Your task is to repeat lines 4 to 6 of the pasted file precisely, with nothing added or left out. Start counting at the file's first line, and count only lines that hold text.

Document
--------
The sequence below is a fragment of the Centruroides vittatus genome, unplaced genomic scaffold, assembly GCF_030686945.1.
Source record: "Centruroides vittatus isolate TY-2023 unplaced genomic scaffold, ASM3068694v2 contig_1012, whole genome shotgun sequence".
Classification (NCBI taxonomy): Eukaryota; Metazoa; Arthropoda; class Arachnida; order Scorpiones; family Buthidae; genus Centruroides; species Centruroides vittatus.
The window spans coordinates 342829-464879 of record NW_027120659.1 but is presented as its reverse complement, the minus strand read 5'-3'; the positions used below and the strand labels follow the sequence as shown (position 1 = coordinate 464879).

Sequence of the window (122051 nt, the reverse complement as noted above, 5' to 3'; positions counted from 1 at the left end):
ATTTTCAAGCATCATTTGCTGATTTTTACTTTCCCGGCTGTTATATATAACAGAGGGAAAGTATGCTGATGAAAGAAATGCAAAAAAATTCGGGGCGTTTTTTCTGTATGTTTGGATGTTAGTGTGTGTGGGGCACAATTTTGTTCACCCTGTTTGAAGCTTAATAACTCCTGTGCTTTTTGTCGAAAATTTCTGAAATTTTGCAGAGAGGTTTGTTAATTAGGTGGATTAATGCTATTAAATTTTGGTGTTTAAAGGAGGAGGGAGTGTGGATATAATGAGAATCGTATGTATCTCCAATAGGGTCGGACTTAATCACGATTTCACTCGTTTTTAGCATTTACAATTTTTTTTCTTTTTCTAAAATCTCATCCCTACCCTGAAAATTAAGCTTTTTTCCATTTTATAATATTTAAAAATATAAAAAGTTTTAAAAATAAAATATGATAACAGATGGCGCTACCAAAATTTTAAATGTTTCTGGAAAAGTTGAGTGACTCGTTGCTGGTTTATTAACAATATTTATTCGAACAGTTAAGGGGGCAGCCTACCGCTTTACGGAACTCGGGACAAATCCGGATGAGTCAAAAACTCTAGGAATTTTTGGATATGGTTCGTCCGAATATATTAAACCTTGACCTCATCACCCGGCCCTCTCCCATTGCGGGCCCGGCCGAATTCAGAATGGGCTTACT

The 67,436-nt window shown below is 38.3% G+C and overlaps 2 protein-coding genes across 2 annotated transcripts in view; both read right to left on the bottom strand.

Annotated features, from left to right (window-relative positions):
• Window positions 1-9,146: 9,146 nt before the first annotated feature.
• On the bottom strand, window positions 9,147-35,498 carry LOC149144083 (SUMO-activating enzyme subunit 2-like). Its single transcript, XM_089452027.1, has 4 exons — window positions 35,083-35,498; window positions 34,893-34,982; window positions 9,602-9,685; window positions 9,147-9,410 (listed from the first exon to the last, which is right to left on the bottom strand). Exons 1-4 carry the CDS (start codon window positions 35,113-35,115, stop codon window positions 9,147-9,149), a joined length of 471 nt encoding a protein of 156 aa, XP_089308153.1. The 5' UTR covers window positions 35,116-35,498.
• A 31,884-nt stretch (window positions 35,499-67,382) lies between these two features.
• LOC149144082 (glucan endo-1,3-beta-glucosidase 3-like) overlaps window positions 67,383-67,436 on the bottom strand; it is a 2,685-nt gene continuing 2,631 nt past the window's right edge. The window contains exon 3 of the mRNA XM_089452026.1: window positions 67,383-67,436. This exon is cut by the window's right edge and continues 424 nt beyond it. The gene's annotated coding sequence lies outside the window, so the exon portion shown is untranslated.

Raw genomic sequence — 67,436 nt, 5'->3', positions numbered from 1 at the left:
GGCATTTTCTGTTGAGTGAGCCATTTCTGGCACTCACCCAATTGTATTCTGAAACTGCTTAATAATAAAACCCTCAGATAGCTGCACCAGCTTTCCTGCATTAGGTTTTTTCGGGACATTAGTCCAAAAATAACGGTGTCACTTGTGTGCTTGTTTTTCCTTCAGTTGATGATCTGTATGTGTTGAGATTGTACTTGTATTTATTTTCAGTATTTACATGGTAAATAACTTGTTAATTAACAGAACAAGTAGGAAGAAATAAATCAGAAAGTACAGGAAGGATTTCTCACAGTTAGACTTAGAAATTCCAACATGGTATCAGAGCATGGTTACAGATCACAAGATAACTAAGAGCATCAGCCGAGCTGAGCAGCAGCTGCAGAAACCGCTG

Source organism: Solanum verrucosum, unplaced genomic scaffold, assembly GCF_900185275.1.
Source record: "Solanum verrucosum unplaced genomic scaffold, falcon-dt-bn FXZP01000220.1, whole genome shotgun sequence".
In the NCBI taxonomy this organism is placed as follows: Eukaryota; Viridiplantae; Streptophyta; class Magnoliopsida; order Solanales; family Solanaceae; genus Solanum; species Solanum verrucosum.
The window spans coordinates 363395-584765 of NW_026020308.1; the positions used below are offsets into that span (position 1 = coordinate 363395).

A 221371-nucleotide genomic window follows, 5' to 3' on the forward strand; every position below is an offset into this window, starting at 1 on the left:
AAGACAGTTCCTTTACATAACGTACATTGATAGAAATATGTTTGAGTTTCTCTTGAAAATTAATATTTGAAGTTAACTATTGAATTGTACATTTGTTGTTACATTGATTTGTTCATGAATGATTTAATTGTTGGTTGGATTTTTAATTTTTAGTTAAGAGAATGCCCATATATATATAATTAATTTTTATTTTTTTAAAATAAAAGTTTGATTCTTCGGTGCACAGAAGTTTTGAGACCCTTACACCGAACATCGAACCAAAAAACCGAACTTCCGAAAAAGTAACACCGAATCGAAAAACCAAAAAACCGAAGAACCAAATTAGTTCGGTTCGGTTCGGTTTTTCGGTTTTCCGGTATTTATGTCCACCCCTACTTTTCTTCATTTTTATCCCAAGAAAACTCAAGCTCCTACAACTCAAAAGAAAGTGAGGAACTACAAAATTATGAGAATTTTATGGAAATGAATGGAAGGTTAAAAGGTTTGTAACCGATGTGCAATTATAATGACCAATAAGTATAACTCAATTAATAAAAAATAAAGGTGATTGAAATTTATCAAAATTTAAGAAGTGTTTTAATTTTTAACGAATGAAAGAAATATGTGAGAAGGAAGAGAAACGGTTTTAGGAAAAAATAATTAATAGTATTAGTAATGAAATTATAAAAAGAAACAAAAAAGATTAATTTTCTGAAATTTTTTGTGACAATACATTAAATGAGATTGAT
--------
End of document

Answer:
The window spans coordinates 342829-464879 of record NW_027120659.1 but is presented as its reverse complement, the minus strand read 5'-3'; the positions used below and the strand labels follow the sequence as shown (position 1 = coordinate 464879).

Sequence of the window (122051 nt, the reverse complement as noted above, 5' to 3'; positions counted from 1 at the left end):
ATTTTCAAGCATCATTTGCTGATTTTTACTTTCCCGGCTGTTATATATAACAGAGGGAAAGTATGCTGATGAAAGAAATGCAAAAAAATTCGGGGCGTTTTTTCTGTATGTTTGGATGTTAGTGTGTGTGGGGCACAATTTTGTTCACCCTGTTTGAAGCTTAATAACTCCTGTGCTTTTTGTCGAAAATTTCTGAAATTTTGCAGAGAGGTTTGTTAATTAGGTGGATTAATGCTATTAAATTTTGGTGTTTAAAGGAGGAGGGAGTGTGGATATAATGAGAATCGTATGTATCTCCAATAGGGTCGGACTTAATCACGATTTCACTCGTTTTTAGCATTTACAATTTTTTTTCTTTTTCTAAAATCTCATCCCTACCCTGAAAATTAAGCTTTTTTCCATTTTATAATATTTAAAAATATAAAAAGTTTTAAAAATAAAATATGATAACAGATGGCGCTACCAAAATTTTAAATGTTTCTGGAAAAGTTGAGTGACTCGTTGCTGGTTTATTAACAATATTTATTCGAACAGTTAAGGGGGCAGCCTACCGCTTTACGGAACTCGGGACAAATCCGGATGAGTCAAAAACTCTAGGAATTTTTGGATATGGTTCGTCCGAATATATTAAACCTTGACCTCATCACCCGGCCCTCTCCCATTGCGGGCCCGGCCGAATTCAGAATGGGCTTACT